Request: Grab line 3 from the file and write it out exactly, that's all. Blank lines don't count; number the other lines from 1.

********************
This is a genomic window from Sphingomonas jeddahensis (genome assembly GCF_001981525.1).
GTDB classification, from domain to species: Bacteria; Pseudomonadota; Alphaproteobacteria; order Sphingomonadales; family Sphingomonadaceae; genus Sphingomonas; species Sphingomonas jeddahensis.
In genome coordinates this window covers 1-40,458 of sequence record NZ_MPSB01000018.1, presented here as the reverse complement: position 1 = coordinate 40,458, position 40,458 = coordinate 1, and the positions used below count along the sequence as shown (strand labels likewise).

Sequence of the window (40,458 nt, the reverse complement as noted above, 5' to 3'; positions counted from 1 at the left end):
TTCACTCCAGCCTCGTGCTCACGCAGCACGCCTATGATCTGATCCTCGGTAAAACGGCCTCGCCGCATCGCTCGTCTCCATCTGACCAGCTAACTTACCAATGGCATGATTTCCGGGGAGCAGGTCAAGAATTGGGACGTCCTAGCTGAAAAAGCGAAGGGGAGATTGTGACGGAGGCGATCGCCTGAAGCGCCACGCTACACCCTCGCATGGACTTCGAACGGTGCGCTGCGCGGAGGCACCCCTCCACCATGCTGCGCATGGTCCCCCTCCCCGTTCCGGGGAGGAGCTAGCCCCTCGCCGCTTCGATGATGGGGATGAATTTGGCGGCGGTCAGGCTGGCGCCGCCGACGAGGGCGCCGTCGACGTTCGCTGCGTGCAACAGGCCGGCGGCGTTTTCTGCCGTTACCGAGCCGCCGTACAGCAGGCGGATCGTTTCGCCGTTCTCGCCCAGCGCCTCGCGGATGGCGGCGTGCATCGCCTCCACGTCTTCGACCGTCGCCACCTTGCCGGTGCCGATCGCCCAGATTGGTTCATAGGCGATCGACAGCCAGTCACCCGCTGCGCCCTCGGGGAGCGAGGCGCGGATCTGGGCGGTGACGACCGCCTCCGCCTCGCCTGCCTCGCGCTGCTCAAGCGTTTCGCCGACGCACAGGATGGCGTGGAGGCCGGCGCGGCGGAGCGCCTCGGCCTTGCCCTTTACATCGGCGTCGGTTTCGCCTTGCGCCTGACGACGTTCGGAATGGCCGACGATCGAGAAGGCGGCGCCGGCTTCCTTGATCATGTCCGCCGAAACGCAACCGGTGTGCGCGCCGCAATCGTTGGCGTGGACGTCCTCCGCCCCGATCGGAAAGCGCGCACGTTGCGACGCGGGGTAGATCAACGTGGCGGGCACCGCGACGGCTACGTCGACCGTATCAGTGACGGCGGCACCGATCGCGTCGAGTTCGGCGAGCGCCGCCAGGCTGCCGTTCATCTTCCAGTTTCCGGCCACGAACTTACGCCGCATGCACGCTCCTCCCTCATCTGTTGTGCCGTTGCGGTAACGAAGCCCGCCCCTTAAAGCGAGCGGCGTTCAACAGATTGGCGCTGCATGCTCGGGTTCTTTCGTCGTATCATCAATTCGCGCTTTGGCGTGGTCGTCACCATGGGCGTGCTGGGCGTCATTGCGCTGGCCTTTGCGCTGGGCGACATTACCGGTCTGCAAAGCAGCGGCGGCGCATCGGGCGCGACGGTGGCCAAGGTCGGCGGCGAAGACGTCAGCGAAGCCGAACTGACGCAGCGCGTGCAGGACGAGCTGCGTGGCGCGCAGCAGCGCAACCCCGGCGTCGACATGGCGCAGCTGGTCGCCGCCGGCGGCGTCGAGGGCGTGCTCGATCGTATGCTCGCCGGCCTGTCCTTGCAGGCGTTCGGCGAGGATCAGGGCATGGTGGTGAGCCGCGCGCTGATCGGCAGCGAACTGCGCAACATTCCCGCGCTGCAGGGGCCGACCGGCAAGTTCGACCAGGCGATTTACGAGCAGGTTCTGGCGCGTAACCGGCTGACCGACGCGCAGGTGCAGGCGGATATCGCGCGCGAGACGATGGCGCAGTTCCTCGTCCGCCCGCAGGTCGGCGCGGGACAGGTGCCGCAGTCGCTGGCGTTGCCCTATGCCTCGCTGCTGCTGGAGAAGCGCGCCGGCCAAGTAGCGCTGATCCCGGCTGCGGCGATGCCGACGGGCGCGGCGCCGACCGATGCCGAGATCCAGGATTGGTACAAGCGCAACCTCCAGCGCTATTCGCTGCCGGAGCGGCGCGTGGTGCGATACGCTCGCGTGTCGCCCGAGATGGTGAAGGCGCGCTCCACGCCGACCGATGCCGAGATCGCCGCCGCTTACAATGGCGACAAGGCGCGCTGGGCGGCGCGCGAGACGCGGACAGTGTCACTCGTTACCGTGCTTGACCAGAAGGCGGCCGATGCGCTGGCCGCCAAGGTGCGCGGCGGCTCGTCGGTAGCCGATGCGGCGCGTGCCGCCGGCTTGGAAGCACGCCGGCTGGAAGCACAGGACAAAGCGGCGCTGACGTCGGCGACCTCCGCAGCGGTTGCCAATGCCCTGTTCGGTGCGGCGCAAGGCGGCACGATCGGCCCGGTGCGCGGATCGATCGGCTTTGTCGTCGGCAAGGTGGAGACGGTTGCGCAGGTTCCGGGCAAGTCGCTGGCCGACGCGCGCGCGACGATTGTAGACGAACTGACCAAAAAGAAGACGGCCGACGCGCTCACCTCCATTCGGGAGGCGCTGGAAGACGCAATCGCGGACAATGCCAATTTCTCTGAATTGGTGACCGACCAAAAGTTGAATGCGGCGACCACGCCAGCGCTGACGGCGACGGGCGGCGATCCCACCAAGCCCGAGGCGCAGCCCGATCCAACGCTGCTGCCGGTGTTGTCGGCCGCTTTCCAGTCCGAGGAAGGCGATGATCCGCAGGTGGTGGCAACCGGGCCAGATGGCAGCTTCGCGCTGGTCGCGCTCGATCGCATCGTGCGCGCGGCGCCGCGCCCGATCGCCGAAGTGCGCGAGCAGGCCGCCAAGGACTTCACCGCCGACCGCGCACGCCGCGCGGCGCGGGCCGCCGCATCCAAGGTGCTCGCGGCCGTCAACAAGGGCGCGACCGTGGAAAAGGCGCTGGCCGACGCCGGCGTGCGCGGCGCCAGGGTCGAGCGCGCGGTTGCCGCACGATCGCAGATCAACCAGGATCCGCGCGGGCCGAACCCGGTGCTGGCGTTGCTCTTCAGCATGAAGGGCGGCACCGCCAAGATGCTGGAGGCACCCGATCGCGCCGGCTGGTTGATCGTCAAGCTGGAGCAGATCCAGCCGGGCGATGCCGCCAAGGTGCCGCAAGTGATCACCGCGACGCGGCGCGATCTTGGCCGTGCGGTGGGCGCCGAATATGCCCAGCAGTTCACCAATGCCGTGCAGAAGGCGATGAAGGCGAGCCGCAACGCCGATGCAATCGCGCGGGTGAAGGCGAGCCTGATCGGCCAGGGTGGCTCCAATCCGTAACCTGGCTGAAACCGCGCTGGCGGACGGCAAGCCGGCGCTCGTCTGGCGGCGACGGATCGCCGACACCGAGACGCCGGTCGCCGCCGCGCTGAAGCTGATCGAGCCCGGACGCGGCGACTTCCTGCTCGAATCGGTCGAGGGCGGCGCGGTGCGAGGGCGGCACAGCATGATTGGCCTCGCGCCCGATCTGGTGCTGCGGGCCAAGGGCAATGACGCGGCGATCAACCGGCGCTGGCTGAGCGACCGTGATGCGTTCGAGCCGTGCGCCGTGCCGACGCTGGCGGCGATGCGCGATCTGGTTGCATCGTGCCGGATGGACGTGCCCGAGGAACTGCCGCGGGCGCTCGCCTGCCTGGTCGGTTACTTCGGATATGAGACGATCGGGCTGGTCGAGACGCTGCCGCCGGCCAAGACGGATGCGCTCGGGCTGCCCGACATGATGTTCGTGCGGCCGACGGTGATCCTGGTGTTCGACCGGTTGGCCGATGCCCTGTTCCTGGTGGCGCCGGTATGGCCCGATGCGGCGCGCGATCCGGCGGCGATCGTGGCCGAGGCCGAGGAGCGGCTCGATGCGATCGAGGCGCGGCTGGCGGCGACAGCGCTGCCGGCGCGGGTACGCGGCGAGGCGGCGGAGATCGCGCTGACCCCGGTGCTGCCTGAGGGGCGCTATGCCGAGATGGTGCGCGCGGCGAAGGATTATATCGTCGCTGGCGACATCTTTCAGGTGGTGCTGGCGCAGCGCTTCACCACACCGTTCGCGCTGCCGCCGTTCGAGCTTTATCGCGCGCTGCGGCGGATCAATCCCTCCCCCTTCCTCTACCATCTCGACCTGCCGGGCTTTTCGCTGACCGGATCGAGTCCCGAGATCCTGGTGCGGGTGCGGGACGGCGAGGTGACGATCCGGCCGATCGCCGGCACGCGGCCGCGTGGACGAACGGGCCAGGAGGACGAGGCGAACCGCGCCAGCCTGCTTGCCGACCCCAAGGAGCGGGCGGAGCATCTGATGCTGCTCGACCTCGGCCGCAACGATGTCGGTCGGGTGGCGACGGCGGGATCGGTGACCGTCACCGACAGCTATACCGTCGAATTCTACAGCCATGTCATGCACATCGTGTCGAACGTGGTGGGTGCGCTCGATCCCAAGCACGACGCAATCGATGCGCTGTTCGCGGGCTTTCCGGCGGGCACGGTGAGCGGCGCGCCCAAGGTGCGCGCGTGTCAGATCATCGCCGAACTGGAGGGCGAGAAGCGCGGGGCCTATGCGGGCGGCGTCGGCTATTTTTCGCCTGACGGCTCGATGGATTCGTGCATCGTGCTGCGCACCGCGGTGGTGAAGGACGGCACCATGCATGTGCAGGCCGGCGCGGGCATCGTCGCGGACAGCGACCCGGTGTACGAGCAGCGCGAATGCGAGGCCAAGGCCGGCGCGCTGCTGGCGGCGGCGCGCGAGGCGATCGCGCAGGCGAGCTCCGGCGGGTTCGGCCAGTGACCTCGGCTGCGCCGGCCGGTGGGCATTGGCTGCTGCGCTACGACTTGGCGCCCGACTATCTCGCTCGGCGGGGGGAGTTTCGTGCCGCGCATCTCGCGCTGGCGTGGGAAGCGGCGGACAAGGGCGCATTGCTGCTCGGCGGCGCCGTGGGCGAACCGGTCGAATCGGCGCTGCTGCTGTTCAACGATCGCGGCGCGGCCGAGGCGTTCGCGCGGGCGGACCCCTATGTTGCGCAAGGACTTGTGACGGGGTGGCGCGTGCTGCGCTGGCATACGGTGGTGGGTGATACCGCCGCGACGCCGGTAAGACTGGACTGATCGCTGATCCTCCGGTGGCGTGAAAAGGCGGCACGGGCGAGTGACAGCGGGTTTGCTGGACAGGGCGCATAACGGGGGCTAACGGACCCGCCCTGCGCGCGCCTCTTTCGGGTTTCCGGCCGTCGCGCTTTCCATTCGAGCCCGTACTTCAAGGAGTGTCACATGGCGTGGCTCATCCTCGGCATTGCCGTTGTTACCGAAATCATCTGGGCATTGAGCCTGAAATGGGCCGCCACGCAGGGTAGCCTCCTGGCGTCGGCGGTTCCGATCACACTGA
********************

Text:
In genome coordinates this window covers 1-40,458 of sequence record NZ_MPSB01000018.1, presented here as the reverse complement: position 1 = coordinate 40,458, position 40,458 = coordinate 1, and the positions used below count along the sequence as shown (strand labels likewise).